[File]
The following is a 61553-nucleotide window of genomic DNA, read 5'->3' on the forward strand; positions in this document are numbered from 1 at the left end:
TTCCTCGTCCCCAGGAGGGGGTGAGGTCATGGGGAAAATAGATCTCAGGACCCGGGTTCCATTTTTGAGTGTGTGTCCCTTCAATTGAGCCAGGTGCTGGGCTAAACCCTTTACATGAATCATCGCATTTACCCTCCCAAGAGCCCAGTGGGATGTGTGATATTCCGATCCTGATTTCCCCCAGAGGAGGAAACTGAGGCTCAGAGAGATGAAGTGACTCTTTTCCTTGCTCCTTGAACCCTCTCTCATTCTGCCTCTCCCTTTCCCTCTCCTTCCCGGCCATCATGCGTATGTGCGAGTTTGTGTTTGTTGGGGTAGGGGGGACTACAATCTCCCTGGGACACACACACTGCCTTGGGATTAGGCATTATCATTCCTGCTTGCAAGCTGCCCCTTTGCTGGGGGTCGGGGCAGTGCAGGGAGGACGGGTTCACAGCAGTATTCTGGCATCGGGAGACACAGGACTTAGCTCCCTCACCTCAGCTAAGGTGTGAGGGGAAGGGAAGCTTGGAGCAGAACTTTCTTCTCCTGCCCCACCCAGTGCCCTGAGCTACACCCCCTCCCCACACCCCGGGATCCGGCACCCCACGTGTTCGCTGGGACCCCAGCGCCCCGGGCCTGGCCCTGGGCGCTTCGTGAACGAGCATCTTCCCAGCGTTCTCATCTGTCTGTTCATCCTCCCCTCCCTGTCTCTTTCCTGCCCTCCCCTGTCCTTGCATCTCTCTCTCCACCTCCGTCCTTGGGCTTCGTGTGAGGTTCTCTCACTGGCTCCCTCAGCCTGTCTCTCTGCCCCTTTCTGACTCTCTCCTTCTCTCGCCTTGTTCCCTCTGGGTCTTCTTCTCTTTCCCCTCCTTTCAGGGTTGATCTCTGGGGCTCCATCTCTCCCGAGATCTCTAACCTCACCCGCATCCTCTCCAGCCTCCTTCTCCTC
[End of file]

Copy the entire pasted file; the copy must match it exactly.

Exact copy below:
The following is a 61553-nucleotide window of genomic DNA, read 5'->3' on the forward strand; positions in this document are numbered from 1 at the left end:
TTCCTCGTCCCCAGGAGGGGGTGAGGTCATGGGGAAAATAGATCTCAGGACCCGGGTTCCATTTTTGAGTGTGTGTCCCTTCAATTGAGCCAGGTGCTGGGCTAAACCCTTTACATGAATCATCGCATTTACCCTCCCAAGAGCCCAGTGGGATGTGTGATATTCCGATCCTGATTTCCCCCAGAGGAGGAAACTGAGGCTCAGAGAGATGAAGTGACTCTTTTCCTTGCTCCTTGAACCCTCTCTCATTCTGCCTCTCCCTTTCCCTCTCCTTCCCGGCCATCATGCGTATGTGCGAGTTTGTGTTTGTTGGGGTAGGGGGGACTACAATCTCCCTGGGACACACACACTGCCTTGGGATTAGGCATTATCATTCCTGCTTGCAAGCTGCCCCTTTGCTGGGGGTCGGGGCAGTGCAGGGAGGACGGGTTCACAGCAGTATTCTGGCATCGGGAGACACAGGACTTAGCTCCCTCACCTCAGCTAAGGTGTGAGGGGAAGGGAAGCTTGGAGCAGAACTTTCTTCTCCTGCCCCACCCAGTGCCCTGAGCTACACCCCCTCCCCACACCCCGGGATCCGGCACCCCACGTGTTCGCTGGGACCCCAGCGCCCCGGGCCTGGCCCTGGGCGCTTCGTGAACGAGCATCTTCCCAGCGTTCTCATCTGTCTGTTCATCCTCCCCTCCCTGTCTCTTTCCTGCCCTCCCCTGTCCTTGCATCTCTCTCTCCACCTCCGTCCTTGGGCTTCGTGTGAGGTTCTCTCACTGGCTCCCTCAGCCTGTCTCTCTGCCCCTTTCTGACTCTCTCCTTCTCTCGCCTTGTTCCCTCTGGGTCTTCTTCTCTTTCCCCTCCTTTCAGGGTTGATCTCTGGGGCTCCATCTCTCCCGAGATCTCTAACCTCACCCGCATCCTCTCCAGCCTCCTTCTCCTC